Attorney General Peter F. Kilmartin and National Grid are warning Rhode Islanders that reports of a persistent utility billing scam have once again resurfaced in the area. Consumer warnings have been issued several times previously when reports of similar scams spiked; however, con artists continue to attempt to carry out various iterations of this scheme. The Office was contacted by a local restaurateur who almost was scammed out of nearly $1,000.
In the most recent version of the scam, an individual claiming to be a service technician from National Grid contacted a local business owner, saying he was en route to his place of business to shut off the power supply. When disputing the delinquency, the service technician provided the business owner with a customer service phone number to call to clear up the issue.
When the business owner contacted the illegitimate customer service representative, they were told that even though the customer had sent in a payment, due to a problem with the National Grid system the payment was returned – and the only way to override the system and prevent shutoff was with an immediate payment via a "Green Dot" pre-paid debit card. The so-called customer service rep even provided the business owner with names and addresses of several retail locations in the area that sell "Green Dot" cards. The customer service rep indicated the payment and the fee for the Green Dot" card would either be refunded once the system is up and running properly or could be applied to a future bill.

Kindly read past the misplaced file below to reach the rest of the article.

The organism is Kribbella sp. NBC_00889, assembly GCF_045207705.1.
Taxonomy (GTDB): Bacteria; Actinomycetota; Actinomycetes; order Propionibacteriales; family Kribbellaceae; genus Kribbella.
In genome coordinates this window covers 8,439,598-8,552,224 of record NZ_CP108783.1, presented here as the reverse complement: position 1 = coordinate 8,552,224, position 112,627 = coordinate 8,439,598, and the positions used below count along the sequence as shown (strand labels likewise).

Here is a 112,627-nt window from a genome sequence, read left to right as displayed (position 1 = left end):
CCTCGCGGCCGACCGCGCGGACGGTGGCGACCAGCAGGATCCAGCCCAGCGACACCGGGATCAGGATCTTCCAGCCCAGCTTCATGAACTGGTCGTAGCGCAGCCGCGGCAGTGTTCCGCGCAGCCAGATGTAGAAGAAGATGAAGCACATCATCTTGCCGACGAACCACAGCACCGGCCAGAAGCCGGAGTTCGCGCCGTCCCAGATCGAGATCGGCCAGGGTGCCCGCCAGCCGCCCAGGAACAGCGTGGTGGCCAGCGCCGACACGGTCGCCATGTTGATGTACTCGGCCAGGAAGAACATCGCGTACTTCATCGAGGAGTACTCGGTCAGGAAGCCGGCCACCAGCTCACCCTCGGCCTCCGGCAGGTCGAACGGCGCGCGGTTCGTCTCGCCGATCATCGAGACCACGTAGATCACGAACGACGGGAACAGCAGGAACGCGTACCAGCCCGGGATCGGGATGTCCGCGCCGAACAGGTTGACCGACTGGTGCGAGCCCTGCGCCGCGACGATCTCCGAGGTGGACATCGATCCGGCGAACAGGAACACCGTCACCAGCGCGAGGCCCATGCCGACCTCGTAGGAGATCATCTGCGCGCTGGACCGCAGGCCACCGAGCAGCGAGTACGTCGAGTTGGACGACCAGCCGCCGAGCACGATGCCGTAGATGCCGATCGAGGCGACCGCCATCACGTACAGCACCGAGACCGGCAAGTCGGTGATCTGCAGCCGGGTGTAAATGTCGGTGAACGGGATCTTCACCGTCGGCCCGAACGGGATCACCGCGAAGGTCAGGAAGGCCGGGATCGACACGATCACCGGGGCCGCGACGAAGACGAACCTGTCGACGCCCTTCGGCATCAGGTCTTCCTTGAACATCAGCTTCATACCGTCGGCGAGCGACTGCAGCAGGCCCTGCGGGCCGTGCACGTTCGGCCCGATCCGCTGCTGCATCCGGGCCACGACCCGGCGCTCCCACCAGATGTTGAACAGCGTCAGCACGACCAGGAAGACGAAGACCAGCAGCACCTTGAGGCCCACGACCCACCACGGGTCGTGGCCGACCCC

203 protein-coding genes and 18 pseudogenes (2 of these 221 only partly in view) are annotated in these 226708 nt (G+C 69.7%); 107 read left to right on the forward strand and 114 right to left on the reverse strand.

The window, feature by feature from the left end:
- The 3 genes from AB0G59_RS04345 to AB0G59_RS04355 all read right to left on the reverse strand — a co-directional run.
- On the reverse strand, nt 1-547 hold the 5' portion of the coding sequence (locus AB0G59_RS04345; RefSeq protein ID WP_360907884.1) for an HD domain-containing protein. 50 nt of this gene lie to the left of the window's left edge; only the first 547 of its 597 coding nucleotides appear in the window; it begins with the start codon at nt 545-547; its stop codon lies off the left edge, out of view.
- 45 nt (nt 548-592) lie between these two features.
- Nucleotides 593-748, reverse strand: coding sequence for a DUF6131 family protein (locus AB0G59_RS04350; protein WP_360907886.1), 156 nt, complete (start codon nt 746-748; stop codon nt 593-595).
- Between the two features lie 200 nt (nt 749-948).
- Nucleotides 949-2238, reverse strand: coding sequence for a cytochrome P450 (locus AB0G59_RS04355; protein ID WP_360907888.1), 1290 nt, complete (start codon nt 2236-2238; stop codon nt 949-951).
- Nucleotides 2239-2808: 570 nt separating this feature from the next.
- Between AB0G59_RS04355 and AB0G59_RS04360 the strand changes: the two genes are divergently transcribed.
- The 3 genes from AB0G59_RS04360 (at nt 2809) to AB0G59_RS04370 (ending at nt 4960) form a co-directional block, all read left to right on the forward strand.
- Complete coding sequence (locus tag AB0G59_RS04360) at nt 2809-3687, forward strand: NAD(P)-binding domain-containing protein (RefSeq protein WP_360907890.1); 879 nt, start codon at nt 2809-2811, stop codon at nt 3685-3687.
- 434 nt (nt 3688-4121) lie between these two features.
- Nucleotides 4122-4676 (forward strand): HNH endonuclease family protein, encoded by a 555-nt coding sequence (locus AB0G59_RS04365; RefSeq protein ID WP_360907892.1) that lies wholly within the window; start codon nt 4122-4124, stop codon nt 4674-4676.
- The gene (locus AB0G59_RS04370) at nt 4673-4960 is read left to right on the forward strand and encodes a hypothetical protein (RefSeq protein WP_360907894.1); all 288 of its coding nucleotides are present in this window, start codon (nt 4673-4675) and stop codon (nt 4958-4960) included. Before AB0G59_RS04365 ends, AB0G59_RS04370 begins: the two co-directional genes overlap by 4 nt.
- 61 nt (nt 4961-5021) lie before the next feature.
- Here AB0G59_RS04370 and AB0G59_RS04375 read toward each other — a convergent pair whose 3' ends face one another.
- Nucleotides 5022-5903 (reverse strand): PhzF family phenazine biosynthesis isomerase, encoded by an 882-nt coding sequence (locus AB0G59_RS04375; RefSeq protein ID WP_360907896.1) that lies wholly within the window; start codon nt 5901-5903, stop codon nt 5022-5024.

Attorney General Kilmartin and National Grid remind business owners and all residents that National Grid may contact customers with past due balances by phone to offer payment options, BUT NEVER demands direct payment over the telephone.
Customers who have received calls demanding immediate payment and are asked to wire money using a "Green Dot" card or for bank account information should contact National Grid immediately at National Grid's Customer Contact Center at 1-800-322-3223.
"Thankfully this business owner recognized this as a scam and did not fall prey to their persuasive and pushy con," said Attorney General Kilmartin. "These illegal outfits are quick to change the con when the public becomes savvy to it, but sadly they continue to devise new techniques to scam unsuspecting, hard working business owners."